Brave Confederate Soldier
Passes Away At Home In

Major Manning Marius KIMMEL, died suddenly at his home, corner Fifth and Green Streets, this city, Sunday morning at 10 o'clock. Major KIMMEL had been up town and had reached his front gate returning home when he was suddenly stricken with cerebral hemorrhage and died a few minutes after being carried into his home.

He had been complaining of a pain in his breast for a few days, but it was not thought to be serious. One night last week while on his way up town with his son, S. H. KIMMEL, he complained of being ill and returned home. After reaching the house he said he felt better and had not been heard to complain again until early Sunday morning. He was up and dressed early Sunday and made his usual visit up town. He was just reaching his front gate when stricken and fell to the pavement. Mr. McAHAN who works at the Callender grocery across the street saw him fall and rushed to his assistance. Other men passing at the time notified the family and Drs. QUINN and WILSON were summoned, both arriving shortly before he died.

Major KIMMEL was born in Perry County, MO., October the 25 th , 1832, and was past 83 at the time of his death. He was married December 28, 1868 to Miss Sibbella LAMBERT, who survives him. Besides his wife he is survived by seven children, Singleton H. KIMMEL, J. Lambert KIMMEL, Misses Polly, Fannie and Sibbella KIMMEL, all of this city, and Lieut. H. E. KIMMEL, U.S.N. now with the Pacific fleet, and Lieut. Manning M. KIMMEL, Jr., now stationed at Fort DeRusse, Honolulu. Also two sisters, Mrs. Julia M. GREEN, of St. Louis, Missouri, and Mrs. William A. POINTER of Dallas, Texas.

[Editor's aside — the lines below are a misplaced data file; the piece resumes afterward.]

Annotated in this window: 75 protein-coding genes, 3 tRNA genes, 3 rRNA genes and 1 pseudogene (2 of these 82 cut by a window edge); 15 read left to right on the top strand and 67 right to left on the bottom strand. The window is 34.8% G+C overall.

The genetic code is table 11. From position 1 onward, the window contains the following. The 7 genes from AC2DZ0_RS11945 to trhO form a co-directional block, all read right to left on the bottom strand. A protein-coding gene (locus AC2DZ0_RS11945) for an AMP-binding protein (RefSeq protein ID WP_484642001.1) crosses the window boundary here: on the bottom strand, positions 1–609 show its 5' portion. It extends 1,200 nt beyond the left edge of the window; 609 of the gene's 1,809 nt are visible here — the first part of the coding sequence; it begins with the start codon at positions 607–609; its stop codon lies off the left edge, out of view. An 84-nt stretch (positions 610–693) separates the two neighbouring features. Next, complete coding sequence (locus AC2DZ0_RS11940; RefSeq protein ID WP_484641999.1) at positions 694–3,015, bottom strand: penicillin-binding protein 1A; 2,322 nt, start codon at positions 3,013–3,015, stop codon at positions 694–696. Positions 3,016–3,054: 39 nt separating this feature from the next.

Funeral Services were conducted over the remains from the late residence on Green and Fifth Streets Monday afternoon at 3 o'clock, by Dr. Thomas CUMMINS, pastor of the First Presbyterian Church, and the interment was in the family lot in Fernwood Cemetery. The burial was private, attended only by members of the family.

Major KIMMEL graduated with honors from West Point in the class of 1857, and saw active service in fighting Indians in Texas and other Western States. In 1861 he assisted in the defense of Washington, D.C., after the battle of Bull Run, but resigned from the Federal service and joined the Confederate army in the same year. He served on the staff of General Sterling PRICE, in Missouri, Generals VAN DORN and McGRIDER in Tennessee.

After the close of the Civil War he went to Mexico and worked as a civil engineer on the Mexico City and Vera Cruz railroad. He then returned to the States and was employed from 1874 to 1884 as superintendent for the St. Bernard Mining Company at St. Charles, Kentucky. Resigning his position with this company in 1884 he returned to Henderson, where he has resided continuously since. Notwithstanding his advanced age Major KIMMEL was active until the last and his sudden taking away came as a great shock to members of the family and friends in the city and throughout the country.

Most likely The Gleaner, February 28, 1916

Contributed by Gary Flowers

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